, Gloucester, MA

July 24, 2013

Reservoir swimmers draw residents' ire

By James Niedzinski
Staff Writer

---- — At the end of New Way Lane, a web of small dirt paths and trails is littered with water bottles, beer cans, wrappers and other garbage.

And all of that is ripe for the drinking, if any of it seeps into the nearby body of water.

Dykes Reservoir, high off New Way Lane in West Gloucester, is one of the sources of drinking water for the city. But the beer cans and trash in the woods nearby are symptomatic of a larger issue, says John Perry, who lives at the end of New Lane Way.

He said people can often be found camping, boating, kayaking and swimming in the reservoir — and that it is an old problem.

“There is always something going on,” he said. “It’s like Good Harbor Beach down there.”

Last week, Gloucester police arrested 12 young people — all from either Reading or Danvers — and towed eight cars after numerous reports of people swimming in Klondike and Haskell reservoirs.

“We’re ramping up enforcement in all the reservoirs and quarry areas,” said city Police Chief Leonard Campanello.

At least part of the problem has been a lack of notice, according to Larry Durkin, an environmental engineer for Gloucester’s Department of Public Works.

Perry, who has been calling city officials from Police Chief Leonard Campanello to Durkin himself, had signs destroyed on his property that stated the illegality of swimming in the reservoir. Anyone who swims, boats or enters the reservoir could face a fine up to $1,000.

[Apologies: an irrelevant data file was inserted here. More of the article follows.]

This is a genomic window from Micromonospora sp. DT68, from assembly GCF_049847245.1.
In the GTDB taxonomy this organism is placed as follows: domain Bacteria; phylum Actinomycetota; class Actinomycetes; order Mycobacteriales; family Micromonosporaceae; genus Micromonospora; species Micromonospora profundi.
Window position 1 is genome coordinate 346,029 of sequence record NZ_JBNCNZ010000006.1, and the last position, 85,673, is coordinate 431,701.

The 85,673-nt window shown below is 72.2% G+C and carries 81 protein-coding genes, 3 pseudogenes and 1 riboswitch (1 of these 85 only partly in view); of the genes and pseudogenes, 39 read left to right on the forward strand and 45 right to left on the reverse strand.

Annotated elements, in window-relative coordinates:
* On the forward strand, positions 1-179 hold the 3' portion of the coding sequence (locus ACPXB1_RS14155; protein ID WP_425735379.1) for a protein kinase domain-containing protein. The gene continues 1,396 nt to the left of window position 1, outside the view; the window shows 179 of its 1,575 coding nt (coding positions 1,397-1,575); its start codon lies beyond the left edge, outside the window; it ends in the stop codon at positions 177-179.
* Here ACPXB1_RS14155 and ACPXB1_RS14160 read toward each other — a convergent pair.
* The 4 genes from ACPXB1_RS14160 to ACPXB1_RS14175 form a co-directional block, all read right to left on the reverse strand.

Durkin said new signs were attached to trees Tuesday, including on Perry’s property and around Dyles Reservoir — and out of the reach for anyone who hopes to destroy them. Durkin added that with the aid of a few interns, he will also be distributing leaflets where people are known to park and swim in other reservoirs.

Durkin added that he plans to meet with other Department of Public Works and police officials, and that Campanello has been very cooperative in spreading the message.

Perry, however, was frustrated Tuesday about what he calls a lack of police presence near his property - and three cars remained outside of his property Tuesday.

If and when police have shown up in that area, he said, they have not searched the area thoroughly or had any cars towed.

“There are only so many times you can call the police station,” he said.

Perry said some people have set up tents and campsites near the reservoir, while others drive and walk around his property, which abuts the water source.

“Everybody is out here setting up shop.” he said.

Durkin said he did speak with Gloucester residents in bathing suits near Perry’s property, reminding them it is illegal to swim in a drinking supply. And he reiterated that swimming in a reservoir used for drinking water poses a real community hazard; it can increase the likelihood of fecal bacteria as well as e. coli getting into the water system, Durkin said.

The East Gloucester water supply includes the Babson Water Treatment Plant; Babson & Goose Cove Reservoirs; and Klondike Water Treatment Plant & Reservoir, while the west Gloucester sources of water are the West Gloucester Water Treatment Plant at Bond Hill, Dykes, Haskell, and Wallace Reservoirs; and the Wallace and Haskell pump stations that transfer water from Dykes Reservoir.

Durkin said the city is set to switch over to West Gloucester water supplies in late August or early fall, but the consequences of illegal swimming are the same, regardless of which water sources the city happens to be using at that moment.

“The long term goal is to build a culture of stewardship,” he said. “Would you want someone swimming in your drinking water?”

James Niedzinski can be reached at 978-283-7000, x 3455 or at